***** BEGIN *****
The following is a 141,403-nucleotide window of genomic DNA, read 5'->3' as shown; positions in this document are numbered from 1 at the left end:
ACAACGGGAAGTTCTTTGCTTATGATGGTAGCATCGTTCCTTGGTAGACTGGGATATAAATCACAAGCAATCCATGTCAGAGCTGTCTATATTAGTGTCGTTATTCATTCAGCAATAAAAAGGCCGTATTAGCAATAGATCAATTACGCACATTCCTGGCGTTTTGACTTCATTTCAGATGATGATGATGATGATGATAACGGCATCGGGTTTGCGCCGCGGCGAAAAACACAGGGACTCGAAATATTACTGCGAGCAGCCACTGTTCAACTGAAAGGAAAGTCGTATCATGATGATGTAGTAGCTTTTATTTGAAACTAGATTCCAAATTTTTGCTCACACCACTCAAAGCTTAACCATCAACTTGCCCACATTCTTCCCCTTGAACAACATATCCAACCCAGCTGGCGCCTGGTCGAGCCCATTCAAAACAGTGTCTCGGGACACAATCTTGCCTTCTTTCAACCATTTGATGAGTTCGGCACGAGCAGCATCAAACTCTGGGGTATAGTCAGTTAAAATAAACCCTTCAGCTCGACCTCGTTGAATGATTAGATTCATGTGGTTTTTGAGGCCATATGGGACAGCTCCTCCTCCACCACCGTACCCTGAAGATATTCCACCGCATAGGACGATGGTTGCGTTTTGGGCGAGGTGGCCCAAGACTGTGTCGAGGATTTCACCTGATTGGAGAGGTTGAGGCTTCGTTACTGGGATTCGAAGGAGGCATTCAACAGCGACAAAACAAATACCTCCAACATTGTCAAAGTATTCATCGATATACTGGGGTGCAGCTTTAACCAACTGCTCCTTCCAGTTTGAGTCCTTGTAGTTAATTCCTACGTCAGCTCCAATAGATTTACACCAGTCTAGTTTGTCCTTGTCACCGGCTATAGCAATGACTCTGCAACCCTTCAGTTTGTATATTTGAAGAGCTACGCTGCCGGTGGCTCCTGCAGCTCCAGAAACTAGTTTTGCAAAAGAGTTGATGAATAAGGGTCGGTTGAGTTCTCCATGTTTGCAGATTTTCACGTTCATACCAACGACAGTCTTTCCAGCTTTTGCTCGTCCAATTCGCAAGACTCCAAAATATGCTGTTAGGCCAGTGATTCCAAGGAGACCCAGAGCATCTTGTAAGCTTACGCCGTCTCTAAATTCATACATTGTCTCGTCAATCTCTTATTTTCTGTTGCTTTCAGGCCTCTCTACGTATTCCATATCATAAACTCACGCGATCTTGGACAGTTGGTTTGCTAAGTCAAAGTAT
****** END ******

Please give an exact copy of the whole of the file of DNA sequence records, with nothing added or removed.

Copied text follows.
The following is a 141,403-nucleotide window of genomic DNA, read 5'->3' as shown; positions in this document are numbered from 1 at the left end:
ACAACGGGAAGTTCTTTGCTTATGATGGTAGCATCGTTCCTTGGTAGACTGGGATATAAATCACAAGCAATCCATGTCAGAGCTGTCTATATTAGTGTCGTTATTCATTCAGCAATAAAAAGGCCGTATTAGCAATAGATCAATTACGCACATTCCTGGCGTTTTGACTTCATTTCAGATGATGATGATGATGATGATAACGGCATCGGGTTTGCGCCGCGGCGAAAAACACAGGGACTCGAAATATTACTGCGAGCAGCCACTGTTCAACTGAAAGGAAAGTCGTATCATGATGATGTAGTAGCTTTTATTTGAAACTAGATTCCAAATTTTTGCTCACACCACTCAAAGCTTAACCATCAACTTGCCCACATTCTTCCCCTTGAACAACATATCCAACCCAGCTGGCGCCTGGTCGAGCCCATTCAAAACAGTGTCTCGGGACACAATCTTGCCTTCTTTCAACCATTTGATGAGTTCGGCACGAGCAGCATCAAACTCTGGGGTATAGTCAGTTAAAATAAACCCTTCAGCTCGACCTCGTTGAATGATTAGATTCATGTGGTTTTTGAGGCCATATGGGACAGCTCCTCCTCCACCACCGTACCCTGAAGATATTCCACCGCATAGGACGATGGTTGCGTTTTGGGCGAGGTGGCCCAAGACTGTGTCGAGGATTTCACCTGATTGGAGAGGTTGAGGCTTCGTTACTGGGATTCGAAGGAGGCATTCAACAGCGACAAAACAAATACCTCCAACATTGTCAAAGTATTCATCGATATACTGGGGTGCAGCTTTAACCAACTGCTCCTTCCAGTTTGAGTCCTTGTAGTTAATTCCTACGTCAGCTCCAATAGATTTACACCAGTCTAGTTTGTCCTTGTCACCGGCTATAGCAATGACTCTGCAACCCTTCAGTTTGTATATTTGAAGAGCTACGCTGCCGGTGGCTCCTGCAGCTCCAGAAACTAGTTTTGCAAAAGAGTTGATGAATAAGGGTCGGTTGAGTTCTCCATGTTTGCAGATTTTCACGTTCATACCAACGACAGTCTTTCCAGCTTTTGCTCGTCCAATTCGCAAGACTCCAAAATATGCTGTTAGGCCAGTGATTCCAAGGAGACCCAGAGCATCTTGTAAGCTTACGCCGTCTCTAAATTCATACATTGTCTCGTCAATCTCTTATTTTCTGTTGCTTTCAGGCCTCTCTACGTATTCCATATCATAAACTCACGCGATCTTGGACAGTTGGTTTGCTAAGTCAAAGTAT